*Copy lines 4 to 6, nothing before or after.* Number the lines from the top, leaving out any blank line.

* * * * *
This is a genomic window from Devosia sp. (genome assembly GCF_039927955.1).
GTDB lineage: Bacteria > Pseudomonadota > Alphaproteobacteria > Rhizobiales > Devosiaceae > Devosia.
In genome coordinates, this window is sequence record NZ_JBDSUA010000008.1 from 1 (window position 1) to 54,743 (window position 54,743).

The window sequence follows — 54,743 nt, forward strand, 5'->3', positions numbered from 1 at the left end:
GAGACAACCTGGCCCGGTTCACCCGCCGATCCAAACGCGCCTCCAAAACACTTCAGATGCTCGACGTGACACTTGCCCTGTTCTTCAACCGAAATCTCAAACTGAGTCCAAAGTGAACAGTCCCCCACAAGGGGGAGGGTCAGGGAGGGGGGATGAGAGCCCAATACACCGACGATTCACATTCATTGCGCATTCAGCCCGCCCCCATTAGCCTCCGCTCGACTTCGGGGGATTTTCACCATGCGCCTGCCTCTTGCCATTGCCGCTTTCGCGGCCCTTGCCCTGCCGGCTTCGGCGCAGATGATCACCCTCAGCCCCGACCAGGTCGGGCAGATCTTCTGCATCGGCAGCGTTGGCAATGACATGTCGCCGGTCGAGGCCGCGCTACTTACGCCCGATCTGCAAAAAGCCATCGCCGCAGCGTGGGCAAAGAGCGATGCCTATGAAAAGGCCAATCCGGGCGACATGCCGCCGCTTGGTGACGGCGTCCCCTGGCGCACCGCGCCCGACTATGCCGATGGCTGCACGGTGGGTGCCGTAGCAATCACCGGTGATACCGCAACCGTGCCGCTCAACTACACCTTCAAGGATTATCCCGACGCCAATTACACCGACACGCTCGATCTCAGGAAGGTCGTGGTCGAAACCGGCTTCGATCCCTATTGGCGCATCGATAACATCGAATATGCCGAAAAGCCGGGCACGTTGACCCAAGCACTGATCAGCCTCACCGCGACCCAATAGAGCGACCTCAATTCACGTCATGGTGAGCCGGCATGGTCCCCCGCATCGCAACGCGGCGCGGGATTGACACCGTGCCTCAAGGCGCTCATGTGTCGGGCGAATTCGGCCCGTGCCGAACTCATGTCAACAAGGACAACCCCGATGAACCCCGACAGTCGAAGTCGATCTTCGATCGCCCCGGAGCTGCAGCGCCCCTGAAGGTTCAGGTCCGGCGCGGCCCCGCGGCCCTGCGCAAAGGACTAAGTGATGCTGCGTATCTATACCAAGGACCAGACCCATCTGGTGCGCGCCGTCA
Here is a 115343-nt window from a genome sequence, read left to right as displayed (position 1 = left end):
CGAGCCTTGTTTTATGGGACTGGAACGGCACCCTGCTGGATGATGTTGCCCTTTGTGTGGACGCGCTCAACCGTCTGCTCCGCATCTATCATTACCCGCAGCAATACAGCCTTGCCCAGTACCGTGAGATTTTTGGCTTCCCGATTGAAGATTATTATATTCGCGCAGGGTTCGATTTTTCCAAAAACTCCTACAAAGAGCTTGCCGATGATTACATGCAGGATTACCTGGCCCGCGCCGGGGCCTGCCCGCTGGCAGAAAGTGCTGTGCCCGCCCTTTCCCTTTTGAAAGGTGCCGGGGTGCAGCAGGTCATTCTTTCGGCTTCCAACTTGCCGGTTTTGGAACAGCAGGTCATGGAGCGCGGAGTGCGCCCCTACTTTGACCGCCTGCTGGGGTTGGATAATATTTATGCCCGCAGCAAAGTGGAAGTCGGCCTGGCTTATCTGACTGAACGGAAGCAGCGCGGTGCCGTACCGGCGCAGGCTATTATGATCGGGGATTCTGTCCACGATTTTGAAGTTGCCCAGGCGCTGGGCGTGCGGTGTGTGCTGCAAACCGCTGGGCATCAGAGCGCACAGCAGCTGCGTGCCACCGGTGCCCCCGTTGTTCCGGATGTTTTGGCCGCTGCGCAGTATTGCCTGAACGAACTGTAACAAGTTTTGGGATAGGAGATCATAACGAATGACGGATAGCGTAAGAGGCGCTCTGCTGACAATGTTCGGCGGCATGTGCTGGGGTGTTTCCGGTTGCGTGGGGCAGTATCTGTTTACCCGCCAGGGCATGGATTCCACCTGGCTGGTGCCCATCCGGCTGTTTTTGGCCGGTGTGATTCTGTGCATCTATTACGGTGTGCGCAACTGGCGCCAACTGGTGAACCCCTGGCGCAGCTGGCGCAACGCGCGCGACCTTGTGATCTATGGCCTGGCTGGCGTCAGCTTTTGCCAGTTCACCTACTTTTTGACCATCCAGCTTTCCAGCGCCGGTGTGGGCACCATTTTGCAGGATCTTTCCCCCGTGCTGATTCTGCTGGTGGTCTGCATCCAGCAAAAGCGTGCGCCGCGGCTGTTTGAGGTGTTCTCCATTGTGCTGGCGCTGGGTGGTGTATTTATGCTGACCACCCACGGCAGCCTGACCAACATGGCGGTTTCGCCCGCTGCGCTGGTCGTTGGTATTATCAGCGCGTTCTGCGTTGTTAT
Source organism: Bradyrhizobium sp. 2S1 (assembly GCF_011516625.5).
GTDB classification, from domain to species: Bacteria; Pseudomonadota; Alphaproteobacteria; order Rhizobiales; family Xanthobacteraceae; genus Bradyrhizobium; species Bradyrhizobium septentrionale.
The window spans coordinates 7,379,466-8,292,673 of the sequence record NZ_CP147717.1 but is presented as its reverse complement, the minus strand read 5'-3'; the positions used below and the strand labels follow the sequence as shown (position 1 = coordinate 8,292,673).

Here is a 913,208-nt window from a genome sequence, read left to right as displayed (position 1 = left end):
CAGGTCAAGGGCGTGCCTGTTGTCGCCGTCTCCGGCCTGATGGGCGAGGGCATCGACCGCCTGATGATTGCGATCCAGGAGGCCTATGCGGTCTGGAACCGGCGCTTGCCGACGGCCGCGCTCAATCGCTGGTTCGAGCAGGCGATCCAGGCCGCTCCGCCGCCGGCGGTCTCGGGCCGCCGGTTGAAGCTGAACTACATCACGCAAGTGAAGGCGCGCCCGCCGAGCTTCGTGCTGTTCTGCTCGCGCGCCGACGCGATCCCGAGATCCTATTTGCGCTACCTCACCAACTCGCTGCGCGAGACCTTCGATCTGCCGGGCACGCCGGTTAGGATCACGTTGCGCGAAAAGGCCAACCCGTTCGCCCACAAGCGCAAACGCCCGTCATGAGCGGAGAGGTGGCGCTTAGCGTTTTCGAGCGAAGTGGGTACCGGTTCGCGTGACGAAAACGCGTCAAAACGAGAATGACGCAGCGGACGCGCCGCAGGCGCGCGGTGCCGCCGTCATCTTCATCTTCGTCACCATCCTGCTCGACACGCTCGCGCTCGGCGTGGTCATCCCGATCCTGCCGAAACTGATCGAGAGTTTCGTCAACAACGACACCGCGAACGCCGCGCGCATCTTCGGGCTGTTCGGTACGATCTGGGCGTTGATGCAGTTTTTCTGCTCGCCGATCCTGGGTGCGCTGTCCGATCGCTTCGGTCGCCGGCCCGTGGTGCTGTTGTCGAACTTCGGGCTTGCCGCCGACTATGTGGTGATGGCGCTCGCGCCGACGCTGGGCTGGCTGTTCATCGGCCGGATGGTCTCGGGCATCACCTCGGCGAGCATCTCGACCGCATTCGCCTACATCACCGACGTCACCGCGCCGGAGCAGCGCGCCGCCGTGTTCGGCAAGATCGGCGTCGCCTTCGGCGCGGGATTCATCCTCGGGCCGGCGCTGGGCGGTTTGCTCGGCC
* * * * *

The window sequence follows — 54,743 nt, forward strand, 5'->3', positions numbered from 1 at the left end:
GAGACAACCTGGCCCGGTTCACCCGCCGATCCAAACGCGCCTCCAAAACACTTCAGATGCTCGACGTGACACTTGCCCTGTTCTTCAACCGAAATCTCAAACTGAGTCCAAAGTGAACAGTCCCCCACAAGGGGGAGGGTCAGGGAGGGGGGATGAGAGCCCAATACACCGACGATTCACATTCATTGCGCATTCAGCCCGCCCCCATTAGCCTCCGCTCGACTTCGGGGGATTTTCACCATGCGCCTGCCTCTTGCCATTGCCGCTTTCGCGGCCCTTGCCCTGCCGGCTTCGGCGCAGATGATCACCCTCAGCCCCGACCAGGTCGGGCAGATCTTCTGCATCGGCAGCGTTGGCAATGACATGTCGCCGGTCGAGGCCGCGCTACTTACGCCCGATCTGCAAAAAGCCATCGCCGCAGCGTGGGCAAAGAGCGATGCCTATGAAAAGGCCAATCCGGGCGACATGCCGCCGCTTGGTGACGGCGTCCCCTGGCGCACCGCGCCCGACTATGCCGATGGCTGCACGGTGGGTGCCGTAGCAATCACCGGTGATACCGCAACCGTGCCGCTCAACTACACCTTCAAGGATTATCCCGACGCCAATTACACCGACACGCTCGATCTCAGGAAGGTCGTGGTCGAAACCGGCTTCGATCCCTATTGGCGCATCGATAACATCGAATATGCCGAAAAGCCGGGCACGTTGACCCAAGCACTGATCAGCCTCACCGCGACCCAATAGAGCGACCTCAATTCACGTCATGGTGAGCCGGCATGGTCCCCCGCATCGCAACGCGGCGCGGGATTGACACCGTGCCTCAAGGCGCTCATGTGTCGGGCGAATTCGGCCCGTGCCGAACTCATGTCAACAAGGACAACCCCGATGAACCCCGACAGTCGAAGTCGATCTTCGATCGCCCCGGAGCTGCAGCGCCCCTGAAGGTTCAGGTCCGGCGCGGCCCCGCGGCCCTGCGCAAAGGACTAAGTGATGCTGCGTATCTATACCAAGGACCAGACCCATCTGGTGCGCGCCGTCA
Here is a 115343-nt window from a genome sequence, read left to right as displayed (position 1 = left end):